The independent resource on global security

3. The divided nations of China and Korea: discord and dialogue




The confrontations between China and Taiwan and between
North and South Korea will continue to pose the greatest threats to security
in East Asia. However, during the first half of the 1990s there were hopeful
developments, as new channels of bilateral dialogue and contact were established
in the political, economic, humanitarian and cultural spheres.

Fundamental political differences present the most immediate
problems for reconciliation. In both cases the parties have entirely different
economic, social and political systems and neither side in these two stand-offs
is prepared to accept the other's form of political, social and economic

Domestic political difficulties in mainland China, Taiwan,
North Korea and South Korea exacerbate the problems and undermine the political
processes which might lead to negotiated settlements. In mainland China
the long-term stability of the 'collective leadership with Jiang Zemin at
the core' remains in question. In any event, no leader in mainland China
can afford to appear weak vis-à-vis Taiwan. A growing body of opinion
on Taiwan, led by the Democratic Progressive Party, openly advocates independence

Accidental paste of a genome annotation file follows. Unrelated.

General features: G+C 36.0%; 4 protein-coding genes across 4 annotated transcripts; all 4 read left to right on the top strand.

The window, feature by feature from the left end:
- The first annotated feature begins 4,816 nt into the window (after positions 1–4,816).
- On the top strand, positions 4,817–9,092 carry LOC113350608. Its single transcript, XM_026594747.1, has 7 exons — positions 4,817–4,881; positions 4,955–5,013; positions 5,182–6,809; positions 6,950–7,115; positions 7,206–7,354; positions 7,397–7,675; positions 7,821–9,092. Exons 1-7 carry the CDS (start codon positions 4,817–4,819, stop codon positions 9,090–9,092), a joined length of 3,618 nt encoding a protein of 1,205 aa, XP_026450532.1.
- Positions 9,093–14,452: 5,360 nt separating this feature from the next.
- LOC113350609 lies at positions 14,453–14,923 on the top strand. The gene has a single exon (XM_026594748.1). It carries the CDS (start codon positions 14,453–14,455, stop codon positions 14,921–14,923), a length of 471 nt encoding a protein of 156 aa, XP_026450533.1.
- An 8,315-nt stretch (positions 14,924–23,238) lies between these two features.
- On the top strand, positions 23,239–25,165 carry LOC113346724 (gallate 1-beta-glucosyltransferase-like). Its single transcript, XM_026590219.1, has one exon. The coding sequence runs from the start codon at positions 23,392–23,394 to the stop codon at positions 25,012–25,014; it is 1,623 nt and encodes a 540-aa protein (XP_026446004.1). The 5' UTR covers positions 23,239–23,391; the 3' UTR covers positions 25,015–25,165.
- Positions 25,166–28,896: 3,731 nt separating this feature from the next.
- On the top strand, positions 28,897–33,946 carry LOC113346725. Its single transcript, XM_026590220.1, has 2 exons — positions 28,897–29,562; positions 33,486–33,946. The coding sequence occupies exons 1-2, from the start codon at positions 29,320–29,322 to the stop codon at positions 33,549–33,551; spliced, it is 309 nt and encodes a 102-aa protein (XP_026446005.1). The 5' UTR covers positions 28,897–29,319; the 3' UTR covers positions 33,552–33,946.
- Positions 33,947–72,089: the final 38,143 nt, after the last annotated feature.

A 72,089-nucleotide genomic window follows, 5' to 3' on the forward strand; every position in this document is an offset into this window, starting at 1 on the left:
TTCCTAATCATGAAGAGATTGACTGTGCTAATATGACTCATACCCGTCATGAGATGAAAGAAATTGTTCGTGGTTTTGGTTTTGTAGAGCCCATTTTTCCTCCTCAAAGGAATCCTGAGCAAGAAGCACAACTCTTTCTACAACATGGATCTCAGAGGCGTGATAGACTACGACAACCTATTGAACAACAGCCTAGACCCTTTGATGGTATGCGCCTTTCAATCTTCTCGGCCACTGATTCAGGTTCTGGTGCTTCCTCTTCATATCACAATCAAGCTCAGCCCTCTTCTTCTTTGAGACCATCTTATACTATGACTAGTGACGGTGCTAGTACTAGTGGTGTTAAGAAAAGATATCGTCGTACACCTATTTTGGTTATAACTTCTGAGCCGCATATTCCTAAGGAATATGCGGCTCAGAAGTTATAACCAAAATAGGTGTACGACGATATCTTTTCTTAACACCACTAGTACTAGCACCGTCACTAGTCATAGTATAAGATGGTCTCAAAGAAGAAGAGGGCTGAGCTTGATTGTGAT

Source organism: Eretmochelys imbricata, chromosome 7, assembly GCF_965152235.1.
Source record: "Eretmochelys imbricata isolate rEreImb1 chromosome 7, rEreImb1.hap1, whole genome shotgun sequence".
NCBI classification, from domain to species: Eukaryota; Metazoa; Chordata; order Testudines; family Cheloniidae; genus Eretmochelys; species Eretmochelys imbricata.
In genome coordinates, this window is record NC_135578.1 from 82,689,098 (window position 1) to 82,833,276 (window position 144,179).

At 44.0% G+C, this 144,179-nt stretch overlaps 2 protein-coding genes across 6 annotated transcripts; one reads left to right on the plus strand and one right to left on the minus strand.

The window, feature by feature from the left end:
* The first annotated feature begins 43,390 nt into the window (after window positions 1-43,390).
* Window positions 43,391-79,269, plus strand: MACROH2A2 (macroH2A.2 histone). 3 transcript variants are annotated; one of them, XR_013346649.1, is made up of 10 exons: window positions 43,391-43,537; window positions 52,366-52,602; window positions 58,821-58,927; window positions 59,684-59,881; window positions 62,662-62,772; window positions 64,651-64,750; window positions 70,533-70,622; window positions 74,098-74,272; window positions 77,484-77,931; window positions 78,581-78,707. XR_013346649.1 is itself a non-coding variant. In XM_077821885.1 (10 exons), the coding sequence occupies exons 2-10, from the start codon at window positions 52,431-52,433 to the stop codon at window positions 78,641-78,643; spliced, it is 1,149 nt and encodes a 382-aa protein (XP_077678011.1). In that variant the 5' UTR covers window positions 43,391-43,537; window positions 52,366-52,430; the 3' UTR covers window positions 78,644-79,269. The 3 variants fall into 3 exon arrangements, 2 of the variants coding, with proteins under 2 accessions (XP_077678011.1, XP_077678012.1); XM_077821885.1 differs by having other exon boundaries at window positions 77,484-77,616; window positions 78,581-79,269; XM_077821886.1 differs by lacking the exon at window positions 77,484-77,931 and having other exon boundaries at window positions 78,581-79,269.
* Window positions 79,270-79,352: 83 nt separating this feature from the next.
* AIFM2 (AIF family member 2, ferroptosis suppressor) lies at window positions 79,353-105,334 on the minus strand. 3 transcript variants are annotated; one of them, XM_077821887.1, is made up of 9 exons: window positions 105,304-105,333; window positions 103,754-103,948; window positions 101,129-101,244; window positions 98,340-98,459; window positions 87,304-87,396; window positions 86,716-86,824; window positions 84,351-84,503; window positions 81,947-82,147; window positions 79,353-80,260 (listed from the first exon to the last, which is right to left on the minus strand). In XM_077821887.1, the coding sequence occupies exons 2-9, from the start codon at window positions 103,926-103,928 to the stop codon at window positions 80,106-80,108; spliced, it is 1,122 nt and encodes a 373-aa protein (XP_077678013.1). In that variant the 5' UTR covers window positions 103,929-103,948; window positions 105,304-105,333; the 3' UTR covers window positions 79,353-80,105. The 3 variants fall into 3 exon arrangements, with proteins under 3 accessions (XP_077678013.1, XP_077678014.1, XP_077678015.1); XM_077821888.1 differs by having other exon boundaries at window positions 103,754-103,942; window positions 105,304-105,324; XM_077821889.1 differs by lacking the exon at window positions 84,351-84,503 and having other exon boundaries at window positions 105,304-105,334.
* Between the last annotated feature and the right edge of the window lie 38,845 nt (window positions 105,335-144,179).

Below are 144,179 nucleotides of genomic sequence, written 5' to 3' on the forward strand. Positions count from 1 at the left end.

from the mainland and presents complications for dialogue. The two Korean
leaders must not appear to be 'selling out' to the other side. Uncertainties
concerning leadership succession in North Korea, coupled with its apparent
economic deterioration, further weaken prospects for political settlements.

On the other hand, economic ties, trade relations, and
humanitarian and cultural exchanges offer the best channels for positive
interaction. Such relations hold out immediate economic benefits and an
serve the parties' political aims. For China, closer economic relations
with Taiwan would knit the two sides together in a way that Beijing sees
as favourable to its goal of reunification. For Taiwan, the development
of China's standard of living and a more open and prosperous mainland is
in Taiwan's interest whatever happens with reunification. South Korea sees
political benefits in opening up the North to economic relations and trade.
For the North, a properly managed economic opening will attract hard currency
exchange and investment, strengthen the regime's influence and legitimacy,
and possibly prevent an undesirable reunification scenario on the South's
terms. Each side will find benefits in economic relations and will seek
to use them to gain concessions in their ongoing adversarial relations.

The promises of economic ties have drawbacks, however.
For South Korea, they must be managed in a way that does not bring about
the rapid disintegration of the North and avoids contributing to its political
and military resources. For the North, over-exposure to the South's economic
dynamism would threaten the legitimacy and survival of its leadership, which
explains the North's go-slow approach. For Taiwan, entrepreneurs are concerned
that the mainland exercise proper protection over trade and investments.
Fearing the development of over-dependency, the government on Taiwan has
resisted most attempts to open direct trade links between the island and
the mainland. Of the four parties, it would appear that only the mainland
would benefit from a rapid opening of economic ties with its adversary.